Carrying tourists more than its own weight the skinny animal sometimes falters, but is urged on by the handler - who hits its hind quarters with sticks or nails.
This is the shocking picture of cruelty against animals in top tourist destinations visited by hundreds of thousands of visitors a year.
Cruelty: A skinny donkey struggles under the weight of a tired tourist in a shocking example of the way animals are treated at top tourist destinations
In rose-stoned Petra, many are determined to climb 800 rock cut steps for a famously impressive view from the impressive Ad-Deir Monastery.
But the trek proves too much for some, and when they get a little weary there are more than enough donkeys on-hand, led by locals who rely the animals for their livelihood.
Because they are desperate for money the handlers often insist no load is too big for the donkeys.
Visitors heave themselves onto the animals - which are sometimes smaller and slighter than their load.
Others double-up for a ride, or cram as many people as possible into a carriage pulled by the animal.
One of the donkeys is urged up the 800 steps at Petra, in Jordan, by his desperate owner
But while they spend all day working, the animals will sometimes go without food because owners cannot afford to feed them after being bartered down on the price of a ride by lazy tourists, desperate for a bargain.
Donkey and horse charity The Brooke, which Camilla Parker Bowles is president of, is warning all tourists travelling abroad to be mindful of the welfare of the animals when on holiday, and stress it happens in destinations across the world.
'They are living beings, they're not machines,' said Dorcas Pratt, head of international development at the charity.
'When people get onto a horse or donkey, they should make sure they match their size to the size of the animal.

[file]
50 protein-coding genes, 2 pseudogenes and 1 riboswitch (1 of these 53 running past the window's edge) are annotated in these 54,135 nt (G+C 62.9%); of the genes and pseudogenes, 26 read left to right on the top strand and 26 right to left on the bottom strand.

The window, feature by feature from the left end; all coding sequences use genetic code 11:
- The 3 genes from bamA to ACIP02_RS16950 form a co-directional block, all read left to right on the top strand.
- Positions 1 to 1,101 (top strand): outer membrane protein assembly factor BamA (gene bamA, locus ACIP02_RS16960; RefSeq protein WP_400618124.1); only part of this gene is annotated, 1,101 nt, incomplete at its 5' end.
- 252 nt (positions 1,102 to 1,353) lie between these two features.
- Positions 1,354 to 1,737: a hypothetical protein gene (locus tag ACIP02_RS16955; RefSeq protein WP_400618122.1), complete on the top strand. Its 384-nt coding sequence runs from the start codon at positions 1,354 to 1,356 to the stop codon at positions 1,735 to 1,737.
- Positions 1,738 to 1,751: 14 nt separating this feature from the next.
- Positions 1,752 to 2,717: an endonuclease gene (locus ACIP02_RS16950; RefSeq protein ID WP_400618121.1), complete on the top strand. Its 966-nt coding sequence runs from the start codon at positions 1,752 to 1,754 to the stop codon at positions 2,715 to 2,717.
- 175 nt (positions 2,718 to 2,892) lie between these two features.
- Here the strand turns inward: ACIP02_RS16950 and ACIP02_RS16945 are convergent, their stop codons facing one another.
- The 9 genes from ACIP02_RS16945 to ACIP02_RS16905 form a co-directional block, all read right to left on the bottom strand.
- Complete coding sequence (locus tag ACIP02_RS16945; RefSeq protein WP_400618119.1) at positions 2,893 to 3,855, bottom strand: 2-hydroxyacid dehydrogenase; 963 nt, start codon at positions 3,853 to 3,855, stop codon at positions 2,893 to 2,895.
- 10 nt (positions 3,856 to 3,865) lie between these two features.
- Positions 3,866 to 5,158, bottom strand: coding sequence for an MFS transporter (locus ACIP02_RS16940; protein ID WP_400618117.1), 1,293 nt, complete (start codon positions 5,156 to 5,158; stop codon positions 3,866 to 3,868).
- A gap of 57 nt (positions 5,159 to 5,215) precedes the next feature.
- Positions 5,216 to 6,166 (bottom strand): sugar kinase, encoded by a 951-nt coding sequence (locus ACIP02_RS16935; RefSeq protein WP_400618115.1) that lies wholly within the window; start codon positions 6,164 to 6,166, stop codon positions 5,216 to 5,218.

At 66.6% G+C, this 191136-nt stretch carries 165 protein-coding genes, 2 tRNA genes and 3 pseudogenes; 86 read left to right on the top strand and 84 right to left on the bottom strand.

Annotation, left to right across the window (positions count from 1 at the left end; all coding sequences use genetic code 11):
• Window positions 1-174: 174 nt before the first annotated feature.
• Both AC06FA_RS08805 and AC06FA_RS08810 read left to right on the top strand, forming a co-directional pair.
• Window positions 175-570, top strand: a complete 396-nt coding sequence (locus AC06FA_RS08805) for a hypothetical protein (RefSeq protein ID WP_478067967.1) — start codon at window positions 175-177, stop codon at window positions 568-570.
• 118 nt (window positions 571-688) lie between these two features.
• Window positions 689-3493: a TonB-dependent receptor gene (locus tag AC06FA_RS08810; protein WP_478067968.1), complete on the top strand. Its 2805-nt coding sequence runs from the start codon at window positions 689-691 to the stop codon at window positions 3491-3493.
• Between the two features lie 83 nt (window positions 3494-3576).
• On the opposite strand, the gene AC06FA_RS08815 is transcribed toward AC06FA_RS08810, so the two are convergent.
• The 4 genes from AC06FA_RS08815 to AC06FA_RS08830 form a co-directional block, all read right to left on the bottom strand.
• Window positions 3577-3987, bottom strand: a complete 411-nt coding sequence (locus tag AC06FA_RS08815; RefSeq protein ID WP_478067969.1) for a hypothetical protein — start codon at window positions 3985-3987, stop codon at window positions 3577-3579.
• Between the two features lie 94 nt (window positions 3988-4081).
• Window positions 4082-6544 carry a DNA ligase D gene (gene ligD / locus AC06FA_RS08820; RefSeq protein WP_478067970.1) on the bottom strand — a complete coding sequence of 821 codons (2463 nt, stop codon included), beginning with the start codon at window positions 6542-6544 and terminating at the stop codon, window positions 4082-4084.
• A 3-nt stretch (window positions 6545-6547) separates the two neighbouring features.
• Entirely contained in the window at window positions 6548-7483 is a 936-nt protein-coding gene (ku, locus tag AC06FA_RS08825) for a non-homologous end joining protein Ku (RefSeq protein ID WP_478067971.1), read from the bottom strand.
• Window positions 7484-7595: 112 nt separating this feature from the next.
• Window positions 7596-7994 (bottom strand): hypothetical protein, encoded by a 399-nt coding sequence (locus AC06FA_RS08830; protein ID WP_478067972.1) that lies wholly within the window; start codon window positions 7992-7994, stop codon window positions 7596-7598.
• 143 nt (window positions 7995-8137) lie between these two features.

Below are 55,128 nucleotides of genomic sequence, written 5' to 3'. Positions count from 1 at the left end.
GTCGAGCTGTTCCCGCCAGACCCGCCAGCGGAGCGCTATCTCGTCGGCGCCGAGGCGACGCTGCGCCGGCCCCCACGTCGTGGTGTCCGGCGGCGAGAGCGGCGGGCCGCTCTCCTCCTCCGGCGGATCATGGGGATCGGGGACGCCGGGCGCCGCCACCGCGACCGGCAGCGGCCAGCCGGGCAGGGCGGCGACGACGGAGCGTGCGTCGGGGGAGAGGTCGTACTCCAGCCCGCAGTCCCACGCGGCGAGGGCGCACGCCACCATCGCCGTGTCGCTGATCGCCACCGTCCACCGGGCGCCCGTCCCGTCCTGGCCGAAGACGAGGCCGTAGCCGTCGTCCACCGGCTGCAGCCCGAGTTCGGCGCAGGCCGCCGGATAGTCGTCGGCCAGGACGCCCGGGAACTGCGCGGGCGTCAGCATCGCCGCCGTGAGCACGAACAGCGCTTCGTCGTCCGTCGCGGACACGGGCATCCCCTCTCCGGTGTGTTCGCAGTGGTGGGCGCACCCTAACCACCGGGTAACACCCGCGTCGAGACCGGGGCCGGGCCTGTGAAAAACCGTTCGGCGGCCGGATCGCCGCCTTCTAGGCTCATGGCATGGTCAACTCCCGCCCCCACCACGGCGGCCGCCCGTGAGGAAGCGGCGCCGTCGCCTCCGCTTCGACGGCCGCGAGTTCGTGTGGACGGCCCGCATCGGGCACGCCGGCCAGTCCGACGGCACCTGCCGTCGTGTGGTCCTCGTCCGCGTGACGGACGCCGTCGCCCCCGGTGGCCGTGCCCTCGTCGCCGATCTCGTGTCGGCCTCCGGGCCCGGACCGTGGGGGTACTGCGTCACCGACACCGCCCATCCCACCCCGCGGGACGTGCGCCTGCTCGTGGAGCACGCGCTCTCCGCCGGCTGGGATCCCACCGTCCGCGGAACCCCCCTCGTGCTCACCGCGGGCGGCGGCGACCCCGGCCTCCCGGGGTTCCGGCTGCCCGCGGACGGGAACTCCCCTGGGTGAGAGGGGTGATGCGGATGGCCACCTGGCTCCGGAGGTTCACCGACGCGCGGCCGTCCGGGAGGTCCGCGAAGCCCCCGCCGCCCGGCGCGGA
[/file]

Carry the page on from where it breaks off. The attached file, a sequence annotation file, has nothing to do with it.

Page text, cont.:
'Nevermind whether it seems to be able to take your weight, it might be suffering from carrying that weight - these animals have feelings and they feel pain.'
Plight: Many of the donkey are not fed properly because tourists haggle the price of a ride down and elaborate harnesses often hide sores and protruding bones
She said: 'People are not deliberately being cruel, but when they step out of your own context and go abroad maybe they loose sight of the fact the animal still feels.
'When horses are raced against each other they are beaten with sticks, electric flex or even nails.
'Sometimes tourists might want to have a bit of fun and encourage the handler to race them, not realising how painful this can be for the animal.
'There needs to be one person per animal, the rider needs to match their weight to the animal.
'It is also important that tourists pay a fair price for the ride, as bartering the owner down will just mean they have a tighter budget, which means the animal can suffer and might not get fed.
'Choose the animal, rather than a highly decorated carriage, and praise the owner for their healthy animal.'